In total, twenty-three different questionnaires had been used in the nineteen articles identified for review (Table  4). The most frequently used questionnaires were the two generic HrQoL: World Health Organization Quality of Life (WHOQoL-BREF) [ 6264], and the 36-Item Short Form Survey from the RAND Medical Outcomes Study (SF-36) [ 6567] which were used in five studies. Between 1 and 4 questionnaires were used in each study, 50% of the studies only used one questionnaire. Those studies that used four concentrated on the psychological aspects of the condition and were mainly from the same research group at NIH in the US and reported in Abstract form. Other studies combined generic questionnaires with condition specific issues e.g. sexual or menopause specific questionnaires. Only one study [ 50] used a POI specific questionnaire (Young Menopause Assessment (YMA) [Unpublished]. This was used in combination with a sexual function questionnaire (Sexual Personal Experiences Questionnaire (SPEQ) [ 73]) a psychological questionnaire (Rosenberg’s Self Esteem Questionnaire [ 7477]) and a generic questionnaire (SF-36 Short Form Survey from the RAND Medical Outcomes Study (SF-36) [ 6567]). All the HrQoL instruments used are described in Table  4, a more detailed summary of the six questionnaires used in the studies included in the meta-analysis can be found as Online Resource ESM_5.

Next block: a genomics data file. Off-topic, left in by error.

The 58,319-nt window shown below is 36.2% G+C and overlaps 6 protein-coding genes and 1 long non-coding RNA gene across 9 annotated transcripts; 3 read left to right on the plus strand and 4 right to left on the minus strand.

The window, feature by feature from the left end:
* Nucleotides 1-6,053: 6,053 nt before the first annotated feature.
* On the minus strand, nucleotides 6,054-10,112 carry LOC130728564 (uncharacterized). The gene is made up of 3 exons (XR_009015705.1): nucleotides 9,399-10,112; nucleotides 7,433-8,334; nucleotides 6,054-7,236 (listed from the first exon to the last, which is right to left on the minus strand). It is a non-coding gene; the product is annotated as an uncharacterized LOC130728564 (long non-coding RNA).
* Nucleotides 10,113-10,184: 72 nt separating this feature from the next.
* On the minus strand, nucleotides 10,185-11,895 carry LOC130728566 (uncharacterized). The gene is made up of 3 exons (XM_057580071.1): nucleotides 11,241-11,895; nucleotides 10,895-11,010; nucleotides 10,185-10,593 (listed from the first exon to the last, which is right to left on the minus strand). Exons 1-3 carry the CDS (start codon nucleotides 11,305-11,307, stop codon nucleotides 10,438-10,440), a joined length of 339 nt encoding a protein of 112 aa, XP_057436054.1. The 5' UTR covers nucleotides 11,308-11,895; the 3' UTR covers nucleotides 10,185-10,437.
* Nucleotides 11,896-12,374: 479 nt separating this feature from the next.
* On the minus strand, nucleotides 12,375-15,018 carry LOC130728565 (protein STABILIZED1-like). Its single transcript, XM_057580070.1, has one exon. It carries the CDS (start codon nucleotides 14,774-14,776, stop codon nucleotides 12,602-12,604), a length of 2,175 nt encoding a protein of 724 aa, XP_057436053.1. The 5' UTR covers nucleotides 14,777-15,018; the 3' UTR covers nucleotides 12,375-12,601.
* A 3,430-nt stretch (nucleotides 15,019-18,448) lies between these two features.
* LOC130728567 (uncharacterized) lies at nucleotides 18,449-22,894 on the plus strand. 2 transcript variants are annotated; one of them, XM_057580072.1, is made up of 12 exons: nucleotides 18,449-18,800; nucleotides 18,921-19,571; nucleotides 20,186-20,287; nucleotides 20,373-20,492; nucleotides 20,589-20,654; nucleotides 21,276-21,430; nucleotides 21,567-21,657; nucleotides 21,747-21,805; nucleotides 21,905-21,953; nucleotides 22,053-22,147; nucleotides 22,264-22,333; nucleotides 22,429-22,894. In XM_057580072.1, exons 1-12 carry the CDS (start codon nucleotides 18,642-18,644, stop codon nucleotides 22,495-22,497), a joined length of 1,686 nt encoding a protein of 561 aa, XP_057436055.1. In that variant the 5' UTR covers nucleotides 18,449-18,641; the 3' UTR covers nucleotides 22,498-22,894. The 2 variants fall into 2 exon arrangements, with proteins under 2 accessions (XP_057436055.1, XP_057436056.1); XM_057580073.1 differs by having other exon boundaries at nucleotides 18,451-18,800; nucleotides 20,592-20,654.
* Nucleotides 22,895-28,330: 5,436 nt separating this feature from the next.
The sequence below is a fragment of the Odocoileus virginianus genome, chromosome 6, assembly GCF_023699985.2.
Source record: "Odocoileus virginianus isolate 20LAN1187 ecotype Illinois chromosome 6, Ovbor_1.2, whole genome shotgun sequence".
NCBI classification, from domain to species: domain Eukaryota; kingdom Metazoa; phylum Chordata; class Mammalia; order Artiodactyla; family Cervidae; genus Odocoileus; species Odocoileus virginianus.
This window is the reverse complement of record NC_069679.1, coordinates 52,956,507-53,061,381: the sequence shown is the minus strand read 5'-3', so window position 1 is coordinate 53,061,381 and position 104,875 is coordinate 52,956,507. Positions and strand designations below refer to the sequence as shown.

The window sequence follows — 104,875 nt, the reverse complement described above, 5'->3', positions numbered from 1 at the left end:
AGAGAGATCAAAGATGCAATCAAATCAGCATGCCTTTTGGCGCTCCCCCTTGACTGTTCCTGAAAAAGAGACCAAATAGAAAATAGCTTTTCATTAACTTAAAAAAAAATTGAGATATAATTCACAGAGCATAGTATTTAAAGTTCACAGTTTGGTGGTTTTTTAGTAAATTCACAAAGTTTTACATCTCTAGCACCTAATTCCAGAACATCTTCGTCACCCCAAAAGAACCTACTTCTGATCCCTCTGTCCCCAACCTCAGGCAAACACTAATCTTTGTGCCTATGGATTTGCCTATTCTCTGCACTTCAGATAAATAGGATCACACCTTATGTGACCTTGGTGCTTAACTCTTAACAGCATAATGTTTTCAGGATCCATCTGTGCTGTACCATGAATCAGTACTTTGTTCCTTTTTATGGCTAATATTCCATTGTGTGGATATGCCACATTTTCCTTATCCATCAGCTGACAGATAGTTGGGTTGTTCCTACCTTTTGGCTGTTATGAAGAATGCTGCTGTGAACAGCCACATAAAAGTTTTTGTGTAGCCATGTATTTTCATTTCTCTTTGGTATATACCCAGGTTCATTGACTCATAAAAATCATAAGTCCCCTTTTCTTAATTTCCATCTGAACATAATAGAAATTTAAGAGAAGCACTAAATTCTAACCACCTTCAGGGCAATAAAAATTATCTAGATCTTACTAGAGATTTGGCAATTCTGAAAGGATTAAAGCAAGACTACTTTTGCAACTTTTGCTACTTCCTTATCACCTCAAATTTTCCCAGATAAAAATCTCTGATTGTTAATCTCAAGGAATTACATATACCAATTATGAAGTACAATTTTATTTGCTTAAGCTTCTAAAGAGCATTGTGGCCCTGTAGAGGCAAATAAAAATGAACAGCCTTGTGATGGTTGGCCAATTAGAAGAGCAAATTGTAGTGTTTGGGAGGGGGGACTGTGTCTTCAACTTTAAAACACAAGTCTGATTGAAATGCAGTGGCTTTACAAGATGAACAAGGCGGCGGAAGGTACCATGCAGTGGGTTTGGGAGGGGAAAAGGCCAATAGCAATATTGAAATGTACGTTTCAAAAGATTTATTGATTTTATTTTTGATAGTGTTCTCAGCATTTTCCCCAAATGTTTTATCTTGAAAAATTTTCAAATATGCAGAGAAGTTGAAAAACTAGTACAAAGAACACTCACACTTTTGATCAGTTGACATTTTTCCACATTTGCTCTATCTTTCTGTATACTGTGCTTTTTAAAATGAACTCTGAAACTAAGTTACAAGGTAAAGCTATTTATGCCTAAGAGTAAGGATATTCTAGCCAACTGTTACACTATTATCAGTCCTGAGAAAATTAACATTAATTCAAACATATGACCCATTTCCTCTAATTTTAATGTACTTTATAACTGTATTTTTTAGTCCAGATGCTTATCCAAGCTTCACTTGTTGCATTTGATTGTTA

Table 4
Questionnaires used in the studies included in the systematic review
Focus of scale
Instrument
Instrument description
Study
Study origin
Generic HrQoL
World Health Organization Quality of Life (WHOQoL-BREF) [ 6264] a